As citizens of America, we are all reminded of the far distant goal of ‘The American Dream’; this means that everyone, regardless of race, is able to achieve success and prosperity. Even foreigners immigrate to America in the hopes of achieving ‘The Dream’. Yet, sadly after the financial crisis this dream has sadly descended to ‘bankruptcy and unemployment’. As America tries to get out of the lasting effects of the financial crisis, maybe we should look ahead of time and be prepared for surprises. The energy sector has become very important in the last 15 years with high oil prices and President Obama trying to enact ‘greener’ policies. An article from the BBC states how demand for natural gas will outpace that of coal and may even level with oil by 2035. In the article the IEA (International Energy Agency) mentioned that 60% of the coal power plants will be ‘retired in the next 20 years.’ Since gas is not as damaging to the environment as coal, environmentalists may have a slight smirk on their faces. Yet, America is one of the biggest (if not, the biggest) producer of coal and the loss of jobs will lead to structural unemployment; this could have far reaching effects than just higher unemployment benefits. I don’t claim to predict the future with great certainty (I am not a neoclassical economist), but, we can definitely assume that the coal industry will breathe its final breath in the not so distant future. Numerous fates could befall the country in the next 20 years, yet it’s good to have a policy for the evident decline of the coal industry.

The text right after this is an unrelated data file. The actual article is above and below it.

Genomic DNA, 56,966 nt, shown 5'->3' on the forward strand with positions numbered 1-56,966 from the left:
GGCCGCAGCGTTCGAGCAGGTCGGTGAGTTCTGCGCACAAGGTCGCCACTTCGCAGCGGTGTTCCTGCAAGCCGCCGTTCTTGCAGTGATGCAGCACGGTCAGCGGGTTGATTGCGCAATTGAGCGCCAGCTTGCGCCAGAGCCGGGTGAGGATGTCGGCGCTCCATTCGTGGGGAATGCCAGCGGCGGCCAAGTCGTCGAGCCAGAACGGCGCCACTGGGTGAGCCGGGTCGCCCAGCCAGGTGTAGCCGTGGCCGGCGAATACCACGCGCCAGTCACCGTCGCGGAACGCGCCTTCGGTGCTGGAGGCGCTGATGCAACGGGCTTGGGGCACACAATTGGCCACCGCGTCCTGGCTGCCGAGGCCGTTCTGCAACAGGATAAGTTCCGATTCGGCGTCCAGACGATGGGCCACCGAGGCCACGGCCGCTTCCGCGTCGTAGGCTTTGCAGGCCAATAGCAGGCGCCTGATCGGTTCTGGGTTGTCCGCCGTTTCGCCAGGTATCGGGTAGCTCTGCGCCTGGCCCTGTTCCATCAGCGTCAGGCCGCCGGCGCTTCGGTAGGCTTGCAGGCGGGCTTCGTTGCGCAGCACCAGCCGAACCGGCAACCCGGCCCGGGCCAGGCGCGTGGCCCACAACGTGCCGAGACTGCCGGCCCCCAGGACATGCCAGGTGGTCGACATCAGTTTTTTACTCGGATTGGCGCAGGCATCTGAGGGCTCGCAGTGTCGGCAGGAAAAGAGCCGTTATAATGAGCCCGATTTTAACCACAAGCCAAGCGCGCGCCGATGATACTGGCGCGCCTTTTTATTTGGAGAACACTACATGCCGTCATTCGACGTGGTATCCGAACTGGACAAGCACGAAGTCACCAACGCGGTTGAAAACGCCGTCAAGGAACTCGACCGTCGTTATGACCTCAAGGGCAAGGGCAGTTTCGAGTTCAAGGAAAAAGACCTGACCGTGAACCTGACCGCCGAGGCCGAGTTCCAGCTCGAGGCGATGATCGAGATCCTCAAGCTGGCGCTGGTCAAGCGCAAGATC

First, what is structural unemployment? This particular form of unemployment is when people do not have the necessary skills to obtain jobs. This could happen when coal mines are retired and the miner’s skills are no longer required. This is a form of permanent unemployment as these workers just don’t have other skills to fill job vacancies.
If a decline in the coal industry will cause structural unemployment, what causes this decline? With growing demand for cheaper fuels such as natural gas plus the emerging market for oil shale has cast further doubt over coal’s future. Also, since coal tends to be harmful for the environment, a growing number of countries are investing in renewable energy (such as windmills, solar power and hydro power). All these factors are leading to the inevitable decline of the coal industry.
Since structural unemployment is a terror to any economy then we need to study some statistics. The amount of people who work in the coal mining industry is around 85000.
This is a sizable amount of people working in the coal industry and if 400,000 people are put out of work, the economy could suffer. This could be reminiscent of the time when Margaret Thatcher was Prime Minister of The United Kingdom (1979-1990). Thatcher went on a mission to get rid of most of the unprofitable coal industries. This endeavor led to strike action from coal unions and ultimately a loss in many coal mining jobs. The bottom graph exemplifies the amount of mining jobs that were lost during Thatcher’s tenure…